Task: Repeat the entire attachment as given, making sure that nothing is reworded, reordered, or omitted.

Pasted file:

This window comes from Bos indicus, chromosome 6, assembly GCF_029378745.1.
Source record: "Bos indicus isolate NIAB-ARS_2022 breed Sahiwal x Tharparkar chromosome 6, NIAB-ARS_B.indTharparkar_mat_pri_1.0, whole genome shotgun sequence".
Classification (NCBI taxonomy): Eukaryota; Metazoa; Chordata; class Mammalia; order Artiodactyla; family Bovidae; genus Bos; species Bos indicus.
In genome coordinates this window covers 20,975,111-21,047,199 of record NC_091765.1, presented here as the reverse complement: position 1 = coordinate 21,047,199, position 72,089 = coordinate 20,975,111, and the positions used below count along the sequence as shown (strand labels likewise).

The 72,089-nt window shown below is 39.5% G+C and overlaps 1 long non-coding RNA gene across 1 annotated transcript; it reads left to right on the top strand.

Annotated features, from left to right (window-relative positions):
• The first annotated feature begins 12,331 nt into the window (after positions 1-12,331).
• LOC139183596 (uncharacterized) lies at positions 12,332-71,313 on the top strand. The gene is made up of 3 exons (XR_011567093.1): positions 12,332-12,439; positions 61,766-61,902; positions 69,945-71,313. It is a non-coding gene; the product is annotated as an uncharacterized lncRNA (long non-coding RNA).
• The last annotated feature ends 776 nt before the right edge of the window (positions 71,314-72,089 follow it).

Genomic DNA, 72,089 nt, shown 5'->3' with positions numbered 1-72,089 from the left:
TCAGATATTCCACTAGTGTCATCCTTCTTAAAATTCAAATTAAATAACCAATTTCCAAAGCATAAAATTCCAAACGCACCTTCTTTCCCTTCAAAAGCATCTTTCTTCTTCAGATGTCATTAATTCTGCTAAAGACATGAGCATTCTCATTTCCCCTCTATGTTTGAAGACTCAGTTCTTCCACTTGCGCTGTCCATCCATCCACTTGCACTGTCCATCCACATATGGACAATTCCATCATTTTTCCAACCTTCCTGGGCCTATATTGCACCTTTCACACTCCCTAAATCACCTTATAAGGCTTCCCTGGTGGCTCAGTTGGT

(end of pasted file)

This window comes from Bos indicus, chromosome 6, assembly GCF_029378745.1.
Source record: "Bos indicus isolate NIAB-ARS_2022 breed Sahiwal x Tharparkar chromosome 6, NIAB-ARS_B.indTharparkar_mat_pri_1.0, whole genome shotgun sequence".
Classification (NCBI taxonomy): Eukaryota; Metazoa; Chordata; class Mammalia; order Artiodactyla; family Bovidae; genus Bos; species Bos indicus.
In genome coordinates this window covers 20,975,111-21,047,199 of record NC_091765.1, presented here as the reverse complement: position 1 = coordinate 21,047,199, position 72,089 = coordinate 20,975,111, and the positions used below count along the sequence as shown (strand labels likewise).

The 72,089-nt window shown below is 39.5% G+C and overlaps 1 long non-coding RNA gene across 1 annotated transcript; it reads left to right on the top strand.

Annotated features, from left to right (window-relative positions):
• The first annotated feature begins 12,331 nt into the window (after positions 1-12,331).
• LOC139183596 (uncharacterized) lies at positions 12,332-71,313 on the top strand. The gene is made up of 3 exons (XR_011567093.1): positions 12,332-12,439; positions 61,766-61,902; positions 69,945-71,313. It is a non-coding gene; the product is annotated as an uncharacterized lncRNA (long non-coding RNA).
• The last annotated feature ends 776 nt before the right edge of the window (positions 71,314-72,089 follow it).

Genomic DNA, 72,089 nt, shown 5'->3' with positions numbered 1-72,089 from the left:
TCAGATATTCCACTAGTGTCATCCTTCTTAAAATTCAAATTAAATAACCAATTTCCAAAGCATAAAATTCCAAACGCACCTTCTTTCCCTTCAAAAGCATCTTTCTTCTTCAGATGTCATTAATTCTGCTAAAGACATGAGCATTCTCATTTCCCCTCTATGTTTGAAGACTCAGTTCTTCCACTTGCGCTGTCCATCCATCCACTTGCACTGTCCATCCACATATGGACAATTCCATCATTTTTCCAACCTTCCTGGGCCTATATTGCACCTTTCACACTCCCTAAATCACCTTATAAGGCTTCCCTGGTGGCTCAGTTGGT